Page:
The blessings of Tahajjud

The blessings of Tahajjud

When we look into the sky at night time, what do we see? If it’s a clear sky, we will see many stars twinkling away into the distance. As the world is in its slumber, the stars shine brightly for those who wish to marvel at their sight. For those who wish to ponder over their Creator – the one who created such beauty, in that special part of the night, when all are sleeping, except a few who wish to have secret intimate discourses with their Creator. It’s a beautiful experience, one to be cherished, yet only experienced  if one is awake at the correct time.

Imagine, like a star, if light was to emanate from the human each time he/she woke up in the middle of the night to observe the night vigil prayer. Would the world at that time be brightly illuminated from those observing qiyaamul layl? Or would there be only darkness, with a few flickers of illumination from the very few who want to make that effort to wake. Truly, that is the reality of the situation today.

The Best of Mankind (PBUH) was such that his feet would swell in his effort to observe tahajjud, despite the fact that he was in no need of that, being the being that he was. And yet, when asked why he exerts so much effort he said to his beloved wife Aa’ishah:

“Shall I not be a grateful slave?” (Bukhari)

 If that was the state of Rasoolullaah (PBUH), then we should cry tears from the heart when we consider our ownselves.

Allah says in the Qur’an  when speaking about the muttaqeen. 

“They used to sleep but little of the night,” (Quran 51:17)

These very people would spend their nights in the worship of Allah, and so are promised jannah for their efforts. When a child makes an extra effort to make the parent happy, the parent shows extra appreciation. Therefore, when the slave of Allah makes an extra effort to gain closeness to his Lord, how can it be that Allah will not give extra reward? Will not elevate his ranks above those who didn’t pay heed to extra voluntary acts of worship? Giving up sleep is not easy for majority, as it is the time when the body relaxes. But those who live in the love of Allah find that sacrificing their sleep is nothing compared to the sweetness they taste at tahajjud time.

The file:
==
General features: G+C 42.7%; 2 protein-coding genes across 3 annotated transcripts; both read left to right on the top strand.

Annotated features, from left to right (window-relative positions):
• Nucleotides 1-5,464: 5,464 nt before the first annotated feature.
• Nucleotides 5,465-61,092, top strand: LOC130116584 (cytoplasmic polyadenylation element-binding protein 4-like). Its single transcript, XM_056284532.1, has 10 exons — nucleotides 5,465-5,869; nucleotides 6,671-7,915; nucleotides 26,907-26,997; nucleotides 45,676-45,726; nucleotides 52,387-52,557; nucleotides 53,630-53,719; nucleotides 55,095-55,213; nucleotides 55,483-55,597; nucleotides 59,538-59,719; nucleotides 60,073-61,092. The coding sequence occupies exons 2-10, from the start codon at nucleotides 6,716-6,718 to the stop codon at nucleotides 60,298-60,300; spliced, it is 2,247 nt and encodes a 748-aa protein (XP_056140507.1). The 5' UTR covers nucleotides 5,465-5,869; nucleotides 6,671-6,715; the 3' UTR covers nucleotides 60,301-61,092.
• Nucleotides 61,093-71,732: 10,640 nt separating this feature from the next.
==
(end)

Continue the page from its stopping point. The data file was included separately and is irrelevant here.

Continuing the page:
Rasoolullaah (PBUH) said in a hadeeth narrated by Imam Bukhari,

"Our Lord, the Blessed, the Superior, comes every night down on the nearest Heaven to us when the last third of the night remains, saying: "Is there anyone to invoke Me, so that I may respond to invocation? Is there anyone to ask Me, so that I may grant him his request? Is there anyone seeking My forgiveness, so that I may forgive him?" (Bukhari)

Imagine, all the thoughts which trouble our souls and internal state can be taken away, by making those special du’as at that special time, after a few simple but special rakaats of voluntary prayer and some qira’at. 

“The du’a made at the time of tahajjud is like an arrow which does not miss its target.”  (Imam Ash-Shafi’i)

Why miss out on such a great opportunity? Within the darkness of the night, we will find our Lord waiting for us to turn to Him in humility, in order to shower more love and blessings over us than He already does.

Making that effort to get up at a difficult time for a sole purpose – to get closer to Allah, there is already a sense of achievement and so psychologically, we feel good. And when those feelings are felt, it leads to the desire to continue, and increase. And, so, after awaking, naturally we feel as though, I want to do more. Slowly yet surely, the sweetness comes, with continuation and increase.

The night can be a time when we spend it in the worst, in the thought that nobody is looking. Or it can be used in a beautiful manner, in the thought that, ‘I am being observed by the Most Loving, Ever Watchful’.

How will you spend your nights?

Noor Ul Islam Aalimah Department


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The Prophet (Pbuh) has taught us the best of deeds are those that done consistently, even if they are small.